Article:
As the coronavirus wave slowly winds down in Russia, many of our Orthodox Christian churches and monasteries are open again. In large part, at least according to my own observations, one can walk into a church and see two-meter spacing marks on the floor (we stand throughout our services), and in one temple the priest caused all of us receiving Holy Communion to be given our own paper napkins rather than “risk infection” by having all our mouths wiped with the chalice’s own altar cloth as is the usual tradition.
Nevertheless, my experience in Russia shows full church attendance, no one paying much attention to the markings on the floor and people are just there as they always used to be before the pandemic became an issue. Here, the understanding appears to be when I am in crisis, I need to be in church more, to pray more and to get more serious about correcting where I have been wrong.
Apparently the Orthodox Church communities in the United States do not share the same reaction, though, thankfully, some other Christian believers do.
It is sad to see that this is not being repeated among the Orthodox Christian parishes in the United States. While some communities have indeed disregarded various lockdown restrictions, closures, attendance caps, and all manner of utter silliness, many others easily and completely acquiesced to the restrictions, including ethnic Russian Orthodox temples in the United States. The Orthodox Church in America published an article on their own national website basically championing the need not to sing in services (all our services are sung all the way through; it is like a 90-minute to three-hour singing fest, each service, and often twice a day or more often), and in situation after situation I still see streaming Church services with hardly anyone in attendance, whether that limit is imposed by COVID restrictions or not.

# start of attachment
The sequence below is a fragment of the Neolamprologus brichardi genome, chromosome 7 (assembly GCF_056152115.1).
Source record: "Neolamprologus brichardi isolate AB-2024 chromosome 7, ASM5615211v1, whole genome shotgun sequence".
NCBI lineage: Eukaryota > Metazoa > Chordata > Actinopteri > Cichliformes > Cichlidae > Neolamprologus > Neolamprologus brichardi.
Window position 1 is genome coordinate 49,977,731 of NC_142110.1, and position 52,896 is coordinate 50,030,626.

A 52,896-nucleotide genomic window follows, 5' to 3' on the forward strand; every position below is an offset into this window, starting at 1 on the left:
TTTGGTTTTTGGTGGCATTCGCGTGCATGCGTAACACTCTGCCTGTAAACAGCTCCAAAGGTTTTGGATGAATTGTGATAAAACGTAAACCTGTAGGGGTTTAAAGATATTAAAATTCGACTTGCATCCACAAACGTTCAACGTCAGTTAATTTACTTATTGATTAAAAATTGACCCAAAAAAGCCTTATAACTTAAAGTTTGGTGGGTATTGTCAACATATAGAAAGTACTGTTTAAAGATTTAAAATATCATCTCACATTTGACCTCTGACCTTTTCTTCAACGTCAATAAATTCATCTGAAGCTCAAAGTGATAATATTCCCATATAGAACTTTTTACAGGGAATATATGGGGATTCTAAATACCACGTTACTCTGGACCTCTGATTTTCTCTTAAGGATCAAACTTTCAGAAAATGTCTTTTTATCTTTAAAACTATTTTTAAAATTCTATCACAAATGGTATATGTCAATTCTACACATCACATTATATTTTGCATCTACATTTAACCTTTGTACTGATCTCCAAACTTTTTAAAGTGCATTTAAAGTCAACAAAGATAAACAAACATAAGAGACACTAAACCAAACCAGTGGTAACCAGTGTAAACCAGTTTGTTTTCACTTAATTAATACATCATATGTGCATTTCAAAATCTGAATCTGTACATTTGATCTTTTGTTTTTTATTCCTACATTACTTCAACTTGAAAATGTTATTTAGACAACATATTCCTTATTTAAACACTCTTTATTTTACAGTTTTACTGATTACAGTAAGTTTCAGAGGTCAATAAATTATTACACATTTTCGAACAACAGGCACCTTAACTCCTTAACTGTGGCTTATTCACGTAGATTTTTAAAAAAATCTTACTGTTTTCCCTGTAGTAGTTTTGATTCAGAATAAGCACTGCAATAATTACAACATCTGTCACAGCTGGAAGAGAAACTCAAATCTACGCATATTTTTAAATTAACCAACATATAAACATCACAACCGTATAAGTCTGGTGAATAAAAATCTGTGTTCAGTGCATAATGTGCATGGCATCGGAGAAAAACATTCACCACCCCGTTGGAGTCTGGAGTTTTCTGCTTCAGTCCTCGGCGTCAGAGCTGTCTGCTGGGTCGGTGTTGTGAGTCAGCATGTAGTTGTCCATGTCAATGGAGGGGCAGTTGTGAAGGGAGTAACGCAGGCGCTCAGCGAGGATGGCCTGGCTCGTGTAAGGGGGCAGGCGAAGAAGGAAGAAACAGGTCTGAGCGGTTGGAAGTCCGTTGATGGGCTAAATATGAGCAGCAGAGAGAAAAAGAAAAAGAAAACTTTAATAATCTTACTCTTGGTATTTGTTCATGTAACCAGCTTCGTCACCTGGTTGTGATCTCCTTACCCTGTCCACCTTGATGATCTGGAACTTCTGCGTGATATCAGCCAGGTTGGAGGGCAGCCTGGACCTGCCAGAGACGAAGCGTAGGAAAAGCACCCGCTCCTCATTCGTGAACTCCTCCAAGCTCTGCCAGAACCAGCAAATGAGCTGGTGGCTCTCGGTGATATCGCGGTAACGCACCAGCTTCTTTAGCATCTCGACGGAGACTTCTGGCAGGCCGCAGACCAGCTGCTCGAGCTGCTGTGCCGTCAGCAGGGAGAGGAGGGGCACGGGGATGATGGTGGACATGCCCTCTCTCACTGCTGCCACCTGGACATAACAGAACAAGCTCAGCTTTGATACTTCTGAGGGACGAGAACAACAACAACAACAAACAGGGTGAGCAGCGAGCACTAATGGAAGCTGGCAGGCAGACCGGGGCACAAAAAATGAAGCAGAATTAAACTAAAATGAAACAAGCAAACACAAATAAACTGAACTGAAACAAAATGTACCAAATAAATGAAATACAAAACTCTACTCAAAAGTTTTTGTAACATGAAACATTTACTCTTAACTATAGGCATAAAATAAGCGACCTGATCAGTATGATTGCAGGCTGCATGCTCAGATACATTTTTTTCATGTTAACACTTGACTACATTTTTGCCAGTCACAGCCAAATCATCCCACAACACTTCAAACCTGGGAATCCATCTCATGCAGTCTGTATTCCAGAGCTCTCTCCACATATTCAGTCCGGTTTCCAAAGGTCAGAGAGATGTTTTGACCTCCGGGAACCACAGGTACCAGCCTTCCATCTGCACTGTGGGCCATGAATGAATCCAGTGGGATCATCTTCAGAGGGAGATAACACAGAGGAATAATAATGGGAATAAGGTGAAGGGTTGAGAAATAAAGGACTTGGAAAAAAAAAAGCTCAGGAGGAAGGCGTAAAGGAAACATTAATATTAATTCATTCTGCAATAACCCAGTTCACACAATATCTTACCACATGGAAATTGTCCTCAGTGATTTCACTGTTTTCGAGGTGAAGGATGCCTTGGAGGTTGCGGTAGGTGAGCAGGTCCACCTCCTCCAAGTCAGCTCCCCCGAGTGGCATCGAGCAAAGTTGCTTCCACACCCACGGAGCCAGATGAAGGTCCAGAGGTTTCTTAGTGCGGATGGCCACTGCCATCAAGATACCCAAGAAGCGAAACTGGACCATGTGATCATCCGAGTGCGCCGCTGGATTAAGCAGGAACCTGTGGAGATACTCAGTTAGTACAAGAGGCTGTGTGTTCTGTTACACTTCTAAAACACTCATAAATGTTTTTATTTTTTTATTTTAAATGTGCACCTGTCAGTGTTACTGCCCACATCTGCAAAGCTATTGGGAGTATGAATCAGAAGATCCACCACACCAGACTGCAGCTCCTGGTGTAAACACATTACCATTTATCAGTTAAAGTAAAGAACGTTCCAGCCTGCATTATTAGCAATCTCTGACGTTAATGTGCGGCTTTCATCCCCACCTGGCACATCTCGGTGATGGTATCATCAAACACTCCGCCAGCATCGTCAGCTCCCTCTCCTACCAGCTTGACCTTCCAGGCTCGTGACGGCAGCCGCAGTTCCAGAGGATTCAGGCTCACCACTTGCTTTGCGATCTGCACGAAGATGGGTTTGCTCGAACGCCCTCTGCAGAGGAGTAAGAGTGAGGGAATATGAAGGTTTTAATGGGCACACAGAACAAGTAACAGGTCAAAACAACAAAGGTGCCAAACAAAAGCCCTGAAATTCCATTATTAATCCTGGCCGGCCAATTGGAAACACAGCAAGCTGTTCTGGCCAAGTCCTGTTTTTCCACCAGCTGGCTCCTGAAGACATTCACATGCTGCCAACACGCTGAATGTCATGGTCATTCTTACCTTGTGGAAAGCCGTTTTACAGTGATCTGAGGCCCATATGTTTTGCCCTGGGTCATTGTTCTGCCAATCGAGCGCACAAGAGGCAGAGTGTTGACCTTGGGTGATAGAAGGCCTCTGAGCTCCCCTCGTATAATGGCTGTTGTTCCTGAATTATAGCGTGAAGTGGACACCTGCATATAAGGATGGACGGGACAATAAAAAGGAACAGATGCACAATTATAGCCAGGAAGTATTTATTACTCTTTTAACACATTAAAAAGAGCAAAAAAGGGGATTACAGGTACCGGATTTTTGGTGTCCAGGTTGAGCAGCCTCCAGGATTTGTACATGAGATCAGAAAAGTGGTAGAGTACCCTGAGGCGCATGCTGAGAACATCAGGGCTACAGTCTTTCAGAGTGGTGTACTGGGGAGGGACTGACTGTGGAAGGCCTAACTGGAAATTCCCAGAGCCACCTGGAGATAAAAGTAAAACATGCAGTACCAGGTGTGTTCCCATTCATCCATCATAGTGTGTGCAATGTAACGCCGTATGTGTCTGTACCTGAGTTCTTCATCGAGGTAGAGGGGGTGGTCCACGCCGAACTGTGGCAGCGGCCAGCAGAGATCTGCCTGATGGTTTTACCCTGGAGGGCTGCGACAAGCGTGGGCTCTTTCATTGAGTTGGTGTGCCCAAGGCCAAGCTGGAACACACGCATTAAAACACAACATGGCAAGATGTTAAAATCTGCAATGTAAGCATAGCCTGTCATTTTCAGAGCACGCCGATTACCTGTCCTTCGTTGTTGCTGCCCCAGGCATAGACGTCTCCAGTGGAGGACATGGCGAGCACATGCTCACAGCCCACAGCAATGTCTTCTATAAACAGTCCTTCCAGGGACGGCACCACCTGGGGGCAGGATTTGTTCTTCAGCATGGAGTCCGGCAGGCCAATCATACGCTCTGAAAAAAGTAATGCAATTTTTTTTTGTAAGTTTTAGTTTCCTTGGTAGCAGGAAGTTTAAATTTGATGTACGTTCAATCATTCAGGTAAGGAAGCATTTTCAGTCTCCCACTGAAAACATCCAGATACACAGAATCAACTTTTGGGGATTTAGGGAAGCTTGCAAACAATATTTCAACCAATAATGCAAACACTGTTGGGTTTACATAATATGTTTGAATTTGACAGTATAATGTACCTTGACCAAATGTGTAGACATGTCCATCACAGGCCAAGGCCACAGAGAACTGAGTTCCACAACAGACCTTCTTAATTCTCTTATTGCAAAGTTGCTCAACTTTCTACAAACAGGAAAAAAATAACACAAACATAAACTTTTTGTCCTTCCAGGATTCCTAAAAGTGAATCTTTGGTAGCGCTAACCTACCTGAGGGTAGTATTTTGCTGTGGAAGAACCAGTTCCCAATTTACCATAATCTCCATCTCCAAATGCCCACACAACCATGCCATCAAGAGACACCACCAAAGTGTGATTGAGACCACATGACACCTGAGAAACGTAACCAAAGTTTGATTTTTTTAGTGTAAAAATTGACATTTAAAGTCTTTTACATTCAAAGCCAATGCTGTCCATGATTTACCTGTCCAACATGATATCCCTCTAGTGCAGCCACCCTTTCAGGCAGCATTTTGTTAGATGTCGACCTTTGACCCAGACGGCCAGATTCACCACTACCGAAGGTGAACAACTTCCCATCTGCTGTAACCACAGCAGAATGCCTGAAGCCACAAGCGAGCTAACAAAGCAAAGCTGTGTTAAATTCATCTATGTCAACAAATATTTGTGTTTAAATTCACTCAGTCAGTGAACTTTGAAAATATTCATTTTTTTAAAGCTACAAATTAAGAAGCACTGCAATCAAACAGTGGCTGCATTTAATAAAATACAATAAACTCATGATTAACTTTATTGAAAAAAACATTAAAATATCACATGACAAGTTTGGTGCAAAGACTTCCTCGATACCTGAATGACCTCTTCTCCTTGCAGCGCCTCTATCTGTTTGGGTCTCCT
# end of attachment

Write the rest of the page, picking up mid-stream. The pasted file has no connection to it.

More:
Yet, by contrast, there was a recent Supreme Court decision that in Nevada, casinos could keep running during the pandemic, while churches of any kind had to buckle under to restrictions. This, as you will see, tipped off a revolt among Christians.
Regrettably, that revolt has yet to spread among Christianity’s oldest and deepest Church in its outposts in the West, and I do not know why. By contrast, I have read clergy posts insisting that they will not allow anyone into their parish if they are not wearing a mask. I see, and am saddened, by parish updates talking about how the state has “graciously allowed” higher attendance rates, and so on.
In one sense, the humility of Orthodox Church priests and other pastors is commendable. But the question that rises every time is “Whom do we serve?” After all, the Christian world has suffered pandemics and severe epidemics nine times before this very mild pandemic (consider the deadly nature of Bubonic Plague and Spanish Flu for comparison, among others) came to light.
One Protestant pastor rises to light in this video, offered by Orthodox Christian Dr. Steve Turley. That pastor, John McArthur, runs a megachurch of several thousand members, and he is not closing or obeying these restrictions. He is further being defended by President Trump’s own personal attorney.
This brings a thought to mind. There is great support for Christians in the US now under this President. But so many Churches would rather fold to the state’s gross abuses of power than to stand for Christ. Why?
This is a question for each of us to consider personally and answer. I will offer one hint: At the Last Judgement, I do not think we are going to be asked if we masked up and practiced our social distancing properly.
The statements, views and opinions expressed in this column are solely those of the author and do not necessarily represent those of The Duran.